• Coupling of Tree Growth and Photosynthetic Carbon Uptake Across Six North American Forests

    Teets, A.; Moore, D.J.P.; Alexander, M.R.; Blanken, P.D.; Bohrer, G.; Burns, S.P.; Carbone, M.S.; Ducey, M.J.; Fraver, S.; Gough, C.M.; et al. (John Wiley and Sons Inc, 2022)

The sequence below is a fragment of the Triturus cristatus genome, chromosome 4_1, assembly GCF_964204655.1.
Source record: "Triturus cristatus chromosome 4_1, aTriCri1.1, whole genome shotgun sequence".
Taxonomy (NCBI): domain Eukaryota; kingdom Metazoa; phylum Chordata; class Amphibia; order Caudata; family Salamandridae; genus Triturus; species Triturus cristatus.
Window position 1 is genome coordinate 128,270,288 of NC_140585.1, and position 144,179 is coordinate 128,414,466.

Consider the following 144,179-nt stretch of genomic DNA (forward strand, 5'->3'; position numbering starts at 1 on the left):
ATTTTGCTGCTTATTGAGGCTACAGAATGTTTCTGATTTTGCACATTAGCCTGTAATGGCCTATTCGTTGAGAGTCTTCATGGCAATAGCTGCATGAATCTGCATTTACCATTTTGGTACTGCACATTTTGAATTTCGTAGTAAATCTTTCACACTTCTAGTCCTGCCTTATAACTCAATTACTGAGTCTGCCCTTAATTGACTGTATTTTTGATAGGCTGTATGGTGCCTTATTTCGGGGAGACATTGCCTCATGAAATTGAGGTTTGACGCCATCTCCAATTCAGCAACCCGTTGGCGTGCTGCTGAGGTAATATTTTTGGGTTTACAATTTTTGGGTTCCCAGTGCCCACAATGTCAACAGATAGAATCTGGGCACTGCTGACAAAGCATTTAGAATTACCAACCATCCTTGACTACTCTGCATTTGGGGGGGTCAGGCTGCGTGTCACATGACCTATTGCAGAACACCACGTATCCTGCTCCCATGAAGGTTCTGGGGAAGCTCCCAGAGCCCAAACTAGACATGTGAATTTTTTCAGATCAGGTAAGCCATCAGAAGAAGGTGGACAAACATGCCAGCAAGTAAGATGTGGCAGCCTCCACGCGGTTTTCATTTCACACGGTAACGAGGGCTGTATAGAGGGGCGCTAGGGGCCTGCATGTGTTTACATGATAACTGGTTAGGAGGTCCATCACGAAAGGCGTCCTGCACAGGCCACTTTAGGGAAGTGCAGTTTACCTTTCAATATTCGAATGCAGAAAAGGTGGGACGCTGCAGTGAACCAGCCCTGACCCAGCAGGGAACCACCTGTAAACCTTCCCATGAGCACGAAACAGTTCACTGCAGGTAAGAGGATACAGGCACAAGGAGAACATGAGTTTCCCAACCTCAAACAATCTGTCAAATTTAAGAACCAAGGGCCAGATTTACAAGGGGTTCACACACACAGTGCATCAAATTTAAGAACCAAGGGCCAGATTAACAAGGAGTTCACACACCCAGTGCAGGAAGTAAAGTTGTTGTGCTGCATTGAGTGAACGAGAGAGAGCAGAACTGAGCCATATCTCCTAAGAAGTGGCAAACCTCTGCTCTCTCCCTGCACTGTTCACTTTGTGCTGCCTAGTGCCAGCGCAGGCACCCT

Linking biometric measurements of stand-level biomass growth to tower-based measurements of carbon uptake—gross primary productivity and net ecosystem productivity—has been the focus of numerous ecosystem-level studies aimed to better understand the factors regulating carbon allocation to slow-turnover wood biomass pools. However, few of these studies have investigated the importance of previous year uptake to growth. We tested the relationship between wood biomass increment (WBI) and different temporal periods of carbon uptake from the current and previous years to investigate the potential lagged allocation of fixed carbon to growth among six mature, temperate forests. We found WBI was strongly correlated to carbon uptake across space (i.e., long-term averages at the different sites) but on annual timescales, WBI was much less related to carbon uptake, suggesting a temporal mismatch between C fixation and allocation to biomass. We detected lags in allocation of the previous year's carbon uptake to WBI at three of the six sites. Sites with higher annual WBI had overall stronger correlations to carbon uptake, with the strongest correlations to carbon uptake from the previous year. Only one site had WBI with strong positive relationships to current year uptake and not the previous year. Forests with low rates of WBI demonstrated weak correlations to carbon uptake from the previous year and stronger relationships to current year climate conditions. Our work shows an important, but not universal, role of lagged allocation of the previous year's carbon uptake to growth in temperate forests. © 2022. American Geophysical Union. All Rights Reserved.